Simple interest mortgage
A mortgage on which interest is calculated on loan balance, but doesn’t charge interest on interest accrued.
Refinancing that omits some of the standard risk control measures, and is therefore quicker and less costly. The streamline concept varies depending on program, but it generally skips the appraisal, and income qualifications. Currently FHA and USDA offer a streamline program
The period used to calculate the monthly mortgage payment. The term is usually but not always the same as the maturity. On a 7-year balloon loan, for example, the maturity is 7 years but the term in most cases is 30 years. A term for a fixed rate loan of 30 years is 30 years.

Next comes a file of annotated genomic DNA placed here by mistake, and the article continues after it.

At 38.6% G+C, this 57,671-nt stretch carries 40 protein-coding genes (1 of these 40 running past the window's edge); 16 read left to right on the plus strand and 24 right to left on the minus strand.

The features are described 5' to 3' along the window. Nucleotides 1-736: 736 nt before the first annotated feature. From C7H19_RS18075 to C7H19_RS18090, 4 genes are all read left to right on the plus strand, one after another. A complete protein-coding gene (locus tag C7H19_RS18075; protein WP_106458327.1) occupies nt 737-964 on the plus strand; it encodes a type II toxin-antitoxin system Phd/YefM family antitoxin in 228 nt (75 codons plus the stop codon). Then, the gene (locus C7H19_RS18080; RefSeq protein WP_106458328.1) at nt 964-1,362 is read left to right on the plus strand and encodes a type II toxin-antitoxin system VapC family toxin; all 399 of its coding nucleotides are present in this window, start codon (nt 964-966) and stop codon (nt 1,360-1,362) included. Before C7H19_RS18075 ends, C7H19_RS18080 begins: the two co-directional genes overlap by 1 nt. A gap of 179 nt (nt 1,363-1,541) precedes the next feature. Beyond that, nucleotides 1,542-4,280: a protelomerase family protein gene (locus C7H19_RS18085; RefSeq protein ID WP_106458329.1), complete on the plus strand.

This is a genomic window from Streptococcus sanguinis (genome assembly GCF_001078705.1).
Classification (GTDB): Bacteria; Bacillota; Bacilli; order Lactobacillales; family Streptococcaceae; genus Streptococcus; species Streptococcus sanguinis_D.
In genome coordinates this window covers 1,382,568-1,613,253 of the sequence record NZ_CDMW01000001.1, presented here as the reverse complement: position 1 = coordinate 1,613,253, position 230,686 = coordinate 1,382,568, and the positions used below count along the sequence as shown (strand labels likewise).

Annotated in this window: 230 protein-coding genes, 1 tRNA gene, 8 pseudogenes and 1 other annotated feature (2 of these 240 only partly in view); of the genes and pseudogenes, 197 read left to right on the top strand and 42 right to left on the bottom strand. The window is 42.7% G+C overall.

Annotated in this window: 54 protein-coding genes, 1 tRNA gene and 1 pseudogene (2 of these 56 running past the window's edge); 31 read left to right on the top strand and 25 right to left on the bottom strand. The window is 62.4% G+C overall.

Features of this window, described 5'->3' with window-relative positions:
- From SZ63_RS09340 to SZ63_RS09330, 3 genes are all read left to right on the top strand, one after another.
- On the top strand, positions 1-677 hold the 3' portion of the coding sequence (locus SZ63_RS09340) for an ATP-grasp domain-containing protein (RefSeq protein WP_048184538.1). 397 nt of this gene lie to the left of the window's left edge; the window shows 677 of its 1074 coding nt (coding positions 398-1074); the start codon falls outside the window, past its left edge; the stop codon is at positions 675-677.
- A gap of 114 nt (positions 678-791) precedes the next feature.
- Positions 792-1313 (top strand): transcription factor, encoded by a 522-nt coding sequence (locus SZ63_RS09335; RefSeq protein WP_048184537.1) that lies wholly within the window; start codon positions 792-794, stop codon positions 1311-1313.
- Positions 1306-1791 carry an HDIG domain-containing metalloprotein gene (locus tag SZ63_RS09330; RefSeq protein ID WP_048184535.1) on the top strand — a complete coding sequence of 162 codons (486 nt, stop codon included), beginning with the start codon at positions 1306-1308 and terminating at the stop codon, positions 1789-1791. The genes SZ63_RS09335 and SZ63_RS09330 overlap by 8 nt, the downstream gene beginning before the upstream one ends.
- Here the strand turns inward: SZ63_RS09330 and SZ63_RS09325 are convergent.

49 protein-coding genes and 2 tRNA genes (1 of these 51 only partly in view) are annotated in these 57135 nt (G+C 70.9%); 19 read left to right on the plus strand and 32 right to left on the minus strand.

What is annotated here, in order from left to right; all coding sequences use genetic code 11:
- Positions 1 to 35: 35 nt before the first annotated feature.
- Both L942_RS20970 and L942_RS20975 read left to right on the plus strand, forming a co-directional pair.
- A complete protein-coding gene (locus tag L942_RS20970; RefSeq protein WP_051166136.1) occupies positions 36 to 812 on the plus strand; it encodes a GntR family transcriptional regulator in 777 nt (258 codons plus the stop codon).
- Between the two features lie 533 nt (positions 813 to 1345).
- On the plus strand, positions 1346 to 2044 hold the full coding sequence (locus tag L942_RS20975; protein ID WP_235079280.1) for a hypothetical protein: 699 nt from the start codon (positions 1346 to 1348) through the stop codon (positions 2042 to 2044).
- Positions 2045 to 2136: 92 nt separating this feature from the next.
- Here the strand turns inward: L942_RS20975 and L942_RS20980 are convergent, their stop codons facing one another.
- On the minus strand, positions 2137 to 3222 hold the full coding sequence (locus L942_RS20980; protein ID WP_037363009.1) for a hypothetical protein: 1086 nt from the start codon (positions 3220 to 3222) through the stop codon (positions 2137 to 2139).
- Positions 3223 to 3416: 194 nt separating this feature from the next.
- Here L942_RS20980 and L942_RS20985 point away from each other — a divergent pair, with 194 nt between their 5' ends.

Total housing ratio
Mortgage Payment, Insurance, HOA, Taxes (PITI)/ Gross Income
Total expense ratio
Total Housing payment (PITI) + Monthly Revolving Debt/ Gross Income
Truth in Lending (TIL)
The Federal law that specifies the information that must be provided to borrowers on different types of loans. Also, the form used to disclose this information.
The process of examining all the data about a borrower’s property and transaction to determine whether the mortgage applied for by the borrower should be issued. The person who does this is called an underwriter.
The standards imposed by lenders in determining whether a borrower qualifies for a loan. These standards are more comprehensive than qualification requirements in that they include an evaluation of the borrower’s creditworthiness.
VA Funding Fee
The VA Funding Fee is a one-time, up-front charge applied as a percentage to the “Base VA Loan Amount”.